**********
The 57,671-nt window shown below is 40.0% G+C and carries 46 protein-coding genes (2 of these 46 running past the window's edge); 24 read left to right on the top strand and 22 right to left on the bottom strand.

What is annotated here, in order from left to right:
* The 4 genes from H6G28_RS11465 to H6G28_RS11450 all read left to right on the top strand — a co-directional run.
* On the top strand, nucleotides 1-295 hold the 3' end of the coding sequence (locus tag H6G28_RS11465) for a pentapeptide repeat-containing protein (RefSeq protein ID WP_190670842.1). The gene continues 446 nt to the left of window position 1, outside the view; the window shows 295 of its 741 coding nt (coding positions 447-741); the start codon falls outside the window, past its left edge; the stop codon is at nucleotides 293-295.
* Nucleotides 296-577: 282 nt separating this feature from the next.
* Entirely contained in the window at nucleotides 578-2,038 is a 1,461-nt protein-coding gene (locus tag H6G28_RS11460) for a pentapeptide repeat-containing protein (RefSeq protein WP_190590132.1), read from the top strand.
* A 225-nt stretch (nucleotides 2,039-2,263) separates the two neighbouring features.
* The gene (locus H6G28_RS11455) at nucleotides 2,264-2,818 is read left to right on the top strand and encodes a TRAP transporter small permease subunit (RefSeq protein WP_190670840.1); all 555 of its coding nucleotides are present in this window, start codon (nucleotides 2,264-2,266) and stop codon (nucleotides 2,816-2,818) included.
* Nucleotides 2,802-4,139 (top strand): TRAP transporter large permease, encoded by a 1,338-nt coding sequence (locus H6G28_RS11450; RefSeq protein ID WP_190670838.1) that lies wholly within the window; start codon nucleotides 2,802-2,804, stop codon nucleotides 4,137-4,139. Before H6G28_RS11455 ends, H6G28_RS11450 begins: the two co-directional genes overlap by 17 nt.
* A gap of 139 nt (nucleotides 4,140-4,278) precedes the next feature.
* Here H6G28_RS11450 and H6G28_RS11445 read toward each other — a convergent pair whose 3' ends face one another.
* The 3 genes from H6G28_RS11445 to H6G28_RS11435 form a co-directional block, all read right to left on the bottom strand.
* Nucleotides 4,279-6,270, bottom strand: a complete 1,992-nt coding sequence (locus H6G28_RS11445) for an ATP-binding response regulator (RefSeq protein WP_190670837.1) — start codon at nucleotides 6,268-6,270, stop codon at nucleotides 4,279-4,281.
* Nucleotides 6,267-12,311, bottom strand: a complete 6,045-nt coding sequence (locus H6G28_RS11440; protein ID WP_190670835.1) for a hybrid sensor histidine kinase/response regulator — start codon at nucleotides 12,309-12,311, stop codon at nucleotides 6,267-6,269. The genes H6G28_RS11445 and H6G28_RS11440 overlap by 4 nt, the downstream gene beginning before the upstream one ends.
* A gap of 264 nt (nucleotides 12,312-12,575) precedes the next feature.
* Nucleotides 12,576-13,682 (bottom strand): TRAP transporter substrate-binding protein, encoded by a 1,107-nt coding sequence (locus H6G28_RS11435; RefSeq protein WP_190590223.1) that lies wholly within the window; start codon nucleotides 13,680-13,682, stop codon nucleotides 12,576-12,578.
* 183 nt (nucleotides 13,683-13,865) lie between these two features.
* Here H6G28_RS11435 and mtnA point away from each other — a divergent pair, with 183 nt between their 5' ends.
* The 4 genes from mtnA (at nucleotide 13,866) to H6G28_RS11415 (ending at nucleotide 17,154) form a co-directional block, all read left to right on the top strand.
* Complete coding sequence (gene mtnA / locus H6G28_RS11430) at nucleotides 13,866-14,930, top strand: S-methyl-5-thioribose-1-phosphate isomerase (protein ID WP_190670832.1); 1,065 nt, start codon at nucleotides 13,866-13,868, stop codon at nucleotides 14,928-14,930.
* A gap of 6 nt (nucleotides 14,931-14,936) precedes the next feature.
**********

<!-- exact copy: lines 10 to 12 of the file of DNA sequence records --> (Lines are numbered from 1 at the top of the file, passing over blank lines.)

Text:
* A gap of 139 nt (nucleotides 4,140-4,278) precedes the next feature.
* Here H6G28_RS11450 and H6G28_RS11445 read toward each other — a convergent pair whose 3' ends face one another.
* The 3 genes from H6G28_RS11445 to H6G28_RS11435 form a co-directional block, all read right to left on the bottom strand.